Martial arts alive and kicking in Estonia

  • 2004-10-13
  • By Andrei Tuch
TALLINN - If you were a schoolkid in Estonia in the 90s, there wasn't very much you could do in the way of fun. Homework was, for obvious reasons, out of the question. Videogames were largely limited to arcades, which were expensive, and home consoles sucked. So parents started buying PCs, which led to the current status of Estonia as the posh place to outsource IT work, but that still didn't take care of everyone.

The other option was sports. But anyone who's lived in the Baltics for more than a year knows why you can't keep up a year-round soccer-training schedule; there are approximately two- and-a-half skating rinks in the country, so hockey isn't a feasible option; and basketball is just for tall kids. So the only sport that was accessible to just about anyone, and that could be done in any school gym or recreation center was martial arts. The proliferation of Jackie Chan movies on scratchy videotapes no doubt also helped.

Martial arts were all the rage back then, a fact that few young people nowadays realize. Suddenly all those guys holding a certificate in sambo, as well as a whole load of self-taught moves learned from doing dropkicks in front of a mirror, made a living out of training little kids to kick others' asses. And not just guys, either - my judo sensei was a woman, and she was the best instructor I had.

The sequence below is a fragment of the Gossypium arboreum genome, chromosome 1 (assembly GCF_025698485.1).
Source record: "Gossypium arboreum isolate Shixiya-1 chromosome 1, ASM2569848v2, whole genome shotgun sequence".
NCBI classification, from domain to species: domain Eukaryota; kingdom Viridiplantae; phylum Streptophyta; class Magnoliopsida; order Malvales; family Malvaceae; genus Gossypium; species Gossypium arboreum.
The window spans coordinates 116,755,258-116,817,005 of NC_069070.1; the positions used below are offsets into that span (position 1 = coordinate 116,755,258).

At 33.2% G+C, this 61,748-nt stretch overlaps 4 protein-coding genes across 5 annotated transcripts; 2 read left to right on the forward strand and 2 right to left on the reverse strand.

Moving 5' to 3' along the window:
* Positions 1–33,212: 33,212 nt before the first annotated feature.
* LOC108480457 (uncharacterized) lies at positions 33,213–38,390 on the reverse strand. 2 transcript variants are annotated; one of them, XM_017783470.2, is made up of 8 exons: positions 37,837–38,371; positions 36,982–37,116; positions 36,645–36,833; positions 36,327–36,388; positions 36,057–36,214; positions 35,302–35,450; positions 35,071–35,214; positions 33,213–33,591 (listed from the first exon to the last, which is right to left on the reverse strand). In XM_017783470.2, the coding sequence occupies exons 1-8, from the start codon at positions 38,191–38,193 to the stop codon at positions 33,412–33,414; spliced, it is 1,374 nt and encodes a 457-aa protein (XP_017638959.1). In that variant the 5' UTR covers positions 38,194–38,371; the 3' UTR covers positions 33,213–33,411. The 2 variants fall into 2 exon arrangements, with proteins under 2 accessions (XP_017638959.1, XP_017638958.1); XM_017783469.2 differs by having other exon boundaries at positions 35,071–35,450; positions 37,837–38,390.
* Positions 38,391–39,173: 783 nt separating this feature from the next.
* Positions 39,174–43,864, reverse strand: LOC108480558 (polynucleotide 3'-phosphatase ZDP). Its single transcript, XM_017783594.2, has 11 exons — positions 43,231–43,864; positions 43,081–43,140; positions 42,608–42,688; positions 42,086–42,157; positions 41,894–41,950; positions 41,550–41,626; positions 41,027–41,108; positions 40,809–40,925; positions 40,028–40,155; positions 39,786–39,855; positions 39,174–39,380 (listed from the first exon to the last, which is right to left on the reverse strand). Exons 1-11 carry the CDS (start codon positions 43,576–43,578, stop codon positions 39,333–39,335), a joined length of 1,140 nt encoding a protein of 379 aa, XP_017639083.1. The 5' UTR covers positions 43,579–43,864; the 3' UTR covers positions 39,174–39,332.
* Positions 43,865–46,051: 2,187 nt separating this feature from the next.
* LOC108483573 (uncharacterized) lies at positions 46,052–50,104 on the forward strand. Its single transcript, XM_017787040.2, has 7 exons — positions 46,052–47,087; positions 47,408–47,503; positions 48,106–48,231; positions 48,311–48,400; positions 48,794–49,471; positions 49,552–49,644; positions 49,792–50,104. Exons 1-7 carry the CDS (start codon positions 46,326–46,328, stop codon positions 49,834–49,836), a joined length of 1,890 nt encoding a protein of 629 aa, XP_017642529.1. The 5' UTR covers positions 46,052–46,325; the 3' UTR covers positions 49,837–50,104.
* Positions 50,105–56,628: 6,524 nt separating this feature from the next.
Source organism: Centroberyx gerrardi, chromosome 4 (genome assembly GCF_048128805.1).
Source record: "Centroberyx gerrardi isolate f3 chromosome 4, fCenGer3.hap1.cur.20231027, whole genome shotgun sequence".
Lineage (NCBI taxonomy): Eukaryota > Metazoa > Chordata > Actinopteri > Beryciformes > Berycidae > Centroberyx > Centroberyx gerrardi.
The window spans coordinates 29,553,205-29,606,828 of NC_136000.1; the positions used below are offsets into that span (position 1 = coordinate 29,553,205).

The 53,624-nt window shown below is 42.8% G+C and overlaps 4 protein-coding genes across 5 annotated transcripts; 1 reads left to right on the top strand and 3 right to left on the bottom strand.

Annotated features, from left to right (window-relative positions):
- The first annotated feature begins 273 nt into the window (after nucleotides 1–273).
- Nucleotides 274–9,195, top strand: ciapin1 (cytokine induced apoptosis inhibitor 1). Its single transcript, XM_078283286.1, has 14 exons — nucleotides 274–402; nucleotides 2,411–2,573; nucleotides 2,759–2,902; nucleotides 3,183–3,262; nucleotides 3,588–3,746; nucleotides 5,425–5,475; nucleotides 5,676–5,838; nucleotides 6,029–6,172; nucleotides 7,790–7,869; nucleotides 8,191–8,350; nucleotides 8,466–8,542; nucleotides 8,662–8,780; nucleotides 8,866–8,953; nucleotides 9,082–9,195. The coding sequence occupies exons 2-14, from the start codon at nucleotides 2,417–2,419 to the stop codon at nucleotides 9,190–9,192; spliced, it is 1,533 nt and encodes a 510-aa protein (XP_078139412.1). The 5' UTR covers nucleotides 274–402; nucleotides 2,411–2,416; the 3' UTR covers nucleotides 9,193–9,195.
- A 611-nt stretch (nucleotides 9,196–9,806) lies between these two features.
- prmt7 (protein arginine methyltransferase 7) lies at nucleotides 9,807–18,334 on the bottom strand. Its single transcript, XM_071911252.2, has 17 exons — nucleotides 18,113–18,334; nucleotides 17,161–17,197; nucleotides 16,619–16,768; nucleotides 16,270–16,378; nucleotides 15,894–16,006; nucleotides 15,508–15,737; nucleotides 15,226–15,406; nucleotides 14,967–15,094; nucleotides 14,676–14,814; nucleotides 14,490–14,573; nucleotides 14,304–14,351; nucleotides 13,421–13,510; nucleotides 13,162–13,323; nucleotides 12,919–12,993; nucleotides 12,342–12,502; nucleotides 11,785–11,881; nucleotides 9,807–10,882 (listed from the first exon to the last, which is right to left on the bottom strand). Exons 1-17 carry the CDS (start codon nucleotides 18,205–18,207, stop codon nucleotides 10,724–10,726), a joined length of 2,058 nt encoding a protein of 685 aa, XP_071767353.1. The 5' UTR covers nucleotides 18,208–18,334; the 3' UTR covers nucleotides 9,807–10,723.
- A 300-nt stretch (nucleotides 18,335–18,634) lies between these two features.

Fast forward a few crappy winters, and the little ones are all grown up and ready to show what they're made of. While Indrek Pertelson and Aleksei Budolin reliably bring back medals from high-profile competitions, the youngsters aren't doing too bad either in minor and regional competitions - even hosting the occasional one. That is what's happening on Oct. 18, with The Way of Young Masters, the fourth such event in as many years. I mean, you can literally feel the Jackie Chan influence.

The name of the game is taekwondo, since that's the federation organizing the festival. However, the star attraction is a professional boxing match between Latvia and Russia's featherweights. Literally, not metaphorically - I weigh more than 67 kilograms, but I know either of those guys could destroy me without breaking a sweat.

There are also three fights scheduled between Estonian blackbelts sporting kudos from European championships, and their opponents from Russia. Local boys will be taking on southern neighbors in karate matches, plus an all-domestic lineup for thai and kickboxing. Apparently there will also be something called "Russian style;" I'm probably wrong, but for some reason the image this conjures up in my head is that of the national sport of village-on-village brawling- perhaps the only team-based organized fighting sport out there.

Other showpieces will be the latest, greatest trendy thing to send fitness aficionados into a frenzy - capoeira, the Brazilian art of martial dance. Sounds ridiculous, but it's actually quite exciting to watch. Musical entertainment will be provided by a group of fans of Korean culture, national dress and all, and of course Korean food will be there for everyone to enjoy. I've been given assurances that no dogs will be hurt in the making of the event. o

The Way of Young Masters - martial arts show

Kalev sports complex, Tallinn

Prices 125 kroons (8 euros)


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